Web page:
“The murders forced L.A.'s counterculturalists to confront the possibility that not everyone with long hair under 30 was their brother,” author Michael Walker wrote in his book “Laurel Canyon.”
Manson and his followers lived a cult-like existence at the remote Spahn Ranch near Chatsworth, a lifestyle marked by violence, drugs and sex. Manson, a failed musician, called himself and his followers “Slippies” who would masquerade as peace-loving hippies. Manson and his mobile commune, made up mostly of young women, traveled to Big Sur, Mexico, Arizona and New Mexico, among other places.
On Aug. 9, 1969, Manson waited back at the ranch while Atkins, Charles “Tex” Watson and Patricia Krenwinkel went to Benedict Canyon.
Officials later said Manson knew of the house on Cielo Drive because he once tried unsuccessfully to get its former resident, music producer Terry Melcher, interested in making his record.
Besides Tate, four others were stabbed and shot to death: Sebring, 35; Voytek Frykowski, 32, a friend of Polanski, who was out of the country; Abigail Folger, 25, a coffee heiress; and Steven Parent, 18, a friend of the caretaker.
The next night, Manson rode along with family members and tied up the LaBiancas, then left Watson, Krenwinkel and Leslie Van Houten to commit the murders.
Atkins married twice while in prison, in 1981 to a self-proclaimed Texas millionaire who had been married 35 times before. The marriage ended when he decided to take another wife. In 1987, she married James W. Whitehouse, the Orange County attorney who represented her at the last few parole hearings.
On Friday, Whitehouse said that even if Atkins were released, she would likely remain hospitalized.
“If the compassionate release is granted, she’s not going any place,” he said. “Unless there’s a miracle, she may never leave the hospital.”
Whitehouse said Atkins, a born-again Christian, has been involved in activities to help other inmates, including Alcoholics Anonymous programs.
Patrick Sequeira, a deputy district attorney who has opposed the release of the Manson killers at several probation hearings, said it’s too early for his office to make a decision on her release.
“It’s not unusual for inmates to, quote, find religion when in prison,” he said.
“Manson’s people sort of saw him as a visionary, religious figure. . . . It’s not necessarily a far stretch if you’re committed to a set of beliefs, to then change to another set of beliefs.”
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Where are they now?
Here’s a look at what happened to key figures in the Manson murders after the trial.
An inmate at Corcoran State Prison, the now 73-year-old Manson was denied parole for the 11th time last year. He did not attend or send a representative to the proceeding, saying previously that he considers himself a “prisoner of the political system.” He will not be eligible for release again until 2012. Manson has had 12 disciplinary violations since his last parole hearing in 2002.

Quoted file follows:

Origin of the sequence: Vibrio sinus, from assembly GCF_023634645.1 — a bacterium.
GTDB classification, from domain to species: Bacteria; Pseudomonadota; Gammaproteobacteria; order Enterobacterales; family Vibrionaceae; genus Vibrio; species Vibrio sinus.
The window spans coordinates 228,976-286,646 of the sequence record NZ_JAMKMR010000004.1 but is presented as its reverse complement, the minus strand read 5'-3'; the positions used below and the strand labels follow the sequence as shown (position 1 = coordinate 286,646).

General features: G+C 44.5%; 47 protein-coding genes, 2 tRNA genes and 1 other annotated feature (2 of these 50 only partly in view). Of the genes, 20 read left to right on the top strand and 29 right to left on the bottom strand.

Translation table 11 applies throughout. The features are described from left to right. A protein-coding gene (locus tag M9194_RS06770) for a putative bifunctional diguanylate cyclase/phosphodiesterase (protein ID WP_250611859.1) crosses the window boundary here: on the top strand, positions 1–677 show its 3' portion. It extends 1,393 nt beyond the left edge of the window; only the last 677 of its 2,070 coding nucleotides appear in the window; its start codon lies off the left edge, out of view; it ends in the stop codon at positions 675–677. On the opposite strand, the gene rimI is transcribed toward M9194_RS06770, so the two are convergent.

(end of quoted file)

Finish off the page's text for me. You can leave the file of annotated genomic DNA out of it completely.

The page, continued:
Charles Denton “Tex” Watson
Convicted in the murders of Sharon Tate, Steven Parent, Abigail Folger, Voytek Frykowski and Jay Sebring, and also the separate murders of Leno and Rosemary LaBianca. He has been denied parole 13 times and remains at Mule Creek State Prison. He did not attend his last parole hearing.
Leslie Van Houten
Although state commissioners praised her disciplinary record at the California Institution for Women in Corona, Van Houten’s bid for release was refused by a parole board for the 15th time in 2006. She was convicted in the murders of the LaBiancas.
Convicted in the Tate and LaBianca murders, Krenwinkel remains at the California Institution for Women in Corona, along with Van Houten. Her next parole hearing is expected to be sometime this year. Krenwinkel has reportedly gotten involved in several programs in prison, including Alcoholics Anonymous and Narcotics Anonymous.
Lead prosecutor in the Manson case: Bugliosi has written several books, including “Outrage,” about the acquittal of O.J. Simpson and “No Island of Sanity,” which dealt with Paula Jones and Bill Clinton. He has also been critical of President George W. Bush over the Iraq war, and wrote a book called “The Prosecution of George W. Bush for Murder,” as well as a book about the assassination of John F. Kennedy.
Charles H. Older
The Superior Court judge who presided over the Manson case, Older died in 2006 at age 88 after falling in his West Los Angeles home.
Paul J. Fitzgerald
A public defender who became a lead defense attorney in the Manson trial, Fitzgerald died of a heart attack in 2001 at age 64. He represented Krenwinkel, but he was the mainstay of the defense crew. Later, he became a popular lecturer.